Nice touch – l think – at the New Bond Street end of Milsom Street where poetry has been etched into the paving stones to be read and enjoyed by those with time to look down at something other than a smart phone.
Not too sure what’s been going on a little further up the street though – on the other side of this smart thoroughfare. Some sort of repair has added a big blob of well tamped tarmac.
Sticking out from its edge is a slab bearing part of an inscription. Is this another little slice of Roman history that has been inadvertently revealed or part of a more recent artist’s intervention that has not managed to survive intact.
Maybe someone can fill me in on that?
Meanwhile a growing mesh of scaffolding continues to creep across the Georgian face of the Pump Room and the edifice that is the Victorian entrance to the Roman Baths.
Much roof work to be done we’re told and l would like to know more about the conservation or restoration work that will also be undertaken.
Would love to have been able to say welcome to the first splash of Springtime yellow spotted in the city.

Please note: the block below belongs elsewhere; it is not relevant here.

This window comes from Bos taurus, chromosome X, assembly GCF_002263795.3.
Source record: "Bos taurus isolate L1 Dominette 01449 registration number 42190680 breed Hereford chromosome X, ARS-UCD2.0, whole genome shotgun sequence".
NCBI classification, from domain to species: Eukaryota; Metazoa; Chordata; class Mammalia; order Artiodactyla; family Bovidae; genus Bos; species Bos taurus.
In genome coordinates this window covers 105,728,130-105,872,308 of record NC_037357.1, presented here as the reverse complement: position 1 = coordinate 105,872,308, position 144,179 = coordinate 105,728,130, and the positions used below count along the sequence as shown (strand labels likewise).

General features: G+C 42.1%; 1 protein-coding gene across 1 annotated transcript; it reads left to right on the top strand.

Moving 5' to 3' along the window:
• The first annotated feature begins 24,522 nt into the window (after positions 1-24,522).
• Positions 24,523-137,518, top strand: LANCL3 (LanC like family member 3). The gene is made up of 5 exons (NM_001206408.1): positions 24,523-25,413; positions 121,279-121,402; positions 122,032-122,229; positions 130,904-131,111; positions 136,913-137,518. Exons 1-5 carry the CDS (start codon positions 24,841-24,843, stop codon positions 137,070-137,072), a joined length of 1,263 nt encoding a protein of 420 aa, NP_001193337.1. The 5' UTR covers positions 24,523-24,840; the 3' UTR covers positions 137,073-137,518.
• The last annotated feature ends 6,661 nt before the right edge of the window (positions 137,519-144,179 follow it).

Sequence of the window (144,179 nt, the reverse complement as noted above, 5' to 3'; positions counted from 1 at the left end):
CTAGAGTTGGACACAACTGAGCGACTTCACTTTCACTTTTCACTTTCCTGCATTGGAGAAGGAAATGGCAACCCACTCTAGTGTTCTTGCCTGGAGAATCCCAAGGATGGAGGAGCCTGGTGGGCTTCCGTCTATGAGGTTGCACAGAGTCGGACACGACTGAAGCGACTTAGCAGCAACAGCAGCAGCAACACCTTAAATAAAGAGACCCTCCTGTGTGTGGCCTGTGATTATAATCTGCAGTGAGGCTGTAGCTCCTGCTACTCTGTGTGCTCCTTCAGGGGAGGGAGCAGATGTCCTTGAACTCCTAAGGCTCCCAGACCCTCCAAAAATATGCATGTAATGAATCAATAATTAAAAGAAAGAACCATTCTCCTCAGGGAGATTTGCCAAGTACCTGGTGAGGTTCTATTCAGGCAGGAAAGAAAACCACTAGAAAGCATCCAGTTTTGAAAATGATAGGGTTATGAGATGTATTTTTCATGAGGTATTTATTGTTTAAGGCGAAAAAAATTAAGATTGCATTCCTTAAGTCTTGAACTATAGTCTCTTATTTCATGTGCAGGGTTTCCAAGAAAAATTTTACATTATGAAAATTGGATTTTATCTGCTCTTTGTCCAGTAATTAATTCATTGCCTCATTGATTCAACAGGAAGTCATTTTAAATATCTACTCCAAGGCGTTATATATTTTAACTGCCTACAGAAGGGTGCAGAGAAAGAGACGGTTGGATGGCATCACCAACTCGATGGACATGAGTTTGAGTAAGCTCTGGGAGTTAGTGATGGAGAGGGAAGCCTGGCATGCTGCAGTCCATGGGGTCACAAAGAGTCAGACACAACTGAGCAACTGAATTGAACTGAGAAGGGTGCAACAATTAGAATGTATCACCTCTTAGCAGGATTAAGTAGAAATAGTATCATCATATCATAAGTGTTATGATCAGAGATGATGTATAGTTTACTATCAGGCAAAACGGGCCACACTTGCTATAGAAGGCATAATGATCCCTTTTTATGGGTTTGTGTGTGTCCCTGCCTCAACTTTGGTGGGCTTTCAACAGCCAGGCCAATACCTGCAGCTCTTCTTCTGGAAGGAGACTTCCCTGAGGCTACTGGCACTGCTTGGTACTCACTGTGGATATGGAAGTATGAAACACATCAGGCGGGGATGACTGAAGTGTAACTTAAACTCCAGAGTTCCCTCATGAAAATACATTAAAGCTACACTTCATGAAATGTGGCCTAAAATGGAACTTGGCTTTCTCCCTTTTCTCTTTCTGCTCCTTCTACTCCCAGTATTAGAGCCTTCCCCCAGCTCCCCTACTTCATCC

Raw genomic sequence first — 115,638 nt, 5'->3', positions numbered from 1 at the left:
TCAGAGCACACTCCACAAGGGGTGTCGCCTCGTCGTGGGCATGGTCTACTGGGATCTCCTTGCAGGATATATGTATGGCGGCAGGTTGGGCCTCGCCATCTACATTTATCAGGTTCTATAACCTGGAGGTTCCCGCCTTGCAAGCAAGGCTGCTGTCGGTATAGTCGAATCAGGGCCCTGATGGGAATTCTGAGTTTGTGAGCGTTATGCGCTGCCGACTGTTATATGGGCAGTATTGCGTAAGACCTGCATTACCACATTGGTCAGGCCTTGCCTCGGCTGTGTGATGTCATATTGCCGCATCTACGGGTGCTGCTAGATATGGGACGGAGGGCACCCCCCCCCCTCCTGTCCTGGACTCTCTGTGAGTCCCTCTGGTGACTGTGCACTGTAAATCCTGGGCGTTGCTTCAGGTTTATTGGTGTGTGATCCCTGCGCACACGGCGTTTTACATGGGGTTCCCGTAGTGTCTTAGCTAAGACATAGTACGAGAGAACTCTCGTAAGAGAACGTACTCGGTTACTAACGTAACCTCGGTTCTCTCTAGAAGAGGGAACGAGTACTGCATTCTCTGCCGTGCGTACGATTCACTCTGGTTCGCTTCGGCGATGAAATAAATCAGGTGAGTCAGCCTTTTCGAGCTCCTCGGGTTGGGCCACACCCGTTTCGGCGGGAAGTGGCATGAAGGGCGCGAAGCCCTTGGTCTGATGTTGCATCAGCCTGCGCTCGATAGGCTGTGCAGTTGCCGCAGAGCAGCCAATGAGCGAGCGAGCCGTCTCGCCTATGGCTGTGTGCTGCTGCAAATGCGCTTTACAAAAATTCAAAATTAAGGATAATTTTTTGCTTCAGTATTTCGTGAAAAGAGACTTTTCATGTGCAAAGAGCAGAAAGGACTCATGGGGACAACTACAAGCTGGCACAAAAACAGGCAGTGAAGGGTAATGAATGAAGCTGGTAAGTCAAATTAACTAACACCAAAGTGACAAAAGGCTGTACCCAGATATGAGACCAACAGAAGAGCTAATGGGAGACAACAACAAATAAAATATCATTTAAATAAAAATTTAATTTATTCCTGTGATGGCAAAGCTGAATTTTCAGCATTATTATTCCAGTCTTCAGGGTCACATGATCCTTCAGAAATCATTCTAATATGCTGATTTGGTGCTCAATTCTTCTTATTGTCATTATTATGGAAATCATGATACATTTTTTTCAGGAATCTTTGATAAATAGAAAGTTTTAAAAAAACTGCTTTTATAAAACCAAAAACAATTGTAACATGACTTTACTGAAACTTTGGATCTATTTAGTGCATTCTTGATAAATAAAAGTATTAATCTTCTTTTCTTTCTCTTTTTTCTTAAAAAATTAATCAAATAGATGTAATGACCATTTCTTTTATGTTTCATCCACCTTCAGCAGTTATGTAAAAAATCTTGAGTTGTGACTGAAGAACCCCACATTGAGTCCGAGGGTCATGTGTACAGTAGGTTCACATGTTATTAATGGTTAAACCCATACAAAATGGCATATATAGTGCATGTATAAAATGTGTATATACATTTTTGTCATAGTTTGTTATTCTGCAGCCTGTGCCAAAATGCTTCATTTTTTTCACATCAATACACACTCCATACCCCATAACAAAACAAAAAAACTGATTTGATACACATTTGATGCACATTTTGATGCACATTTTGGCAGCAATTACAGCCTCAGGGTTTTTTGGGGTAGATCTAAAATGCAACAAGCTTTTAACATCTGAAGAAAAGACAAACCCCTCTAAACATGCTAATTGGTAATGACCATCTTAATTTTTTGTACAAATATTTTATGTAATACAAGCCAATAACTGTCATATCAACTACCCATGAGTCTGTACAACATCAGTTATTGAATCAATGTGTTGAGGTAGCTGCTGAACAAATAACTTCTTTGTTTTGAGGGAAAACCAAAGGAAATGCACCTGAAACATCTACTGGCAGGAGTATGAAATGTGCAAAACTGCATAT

However, it’s not a host of golden daffodils lifting the spirits in a city park but the generous provision of yellow signs warning motorists about street closures ahead of the half marathon on the week-end of March 1st/2nd.
I know B&NES always defends its early annual street display of notices on the grounds of a solid defence in court against anyone who says they didn’t know they couldn’t park their cars – but l really think the sheer spread of yellow blobs is a bit much!
Just as the first trickle of this year’s tourists arrives with cameras at the ready – they are faced with yellow blobs at regular intervals throughout the impressive and historic length of Great Pulteney Street.
The March 2nd event is eagerly awaited by competitors and benefitting charities alike – l just wish there was a better way of managing its implications.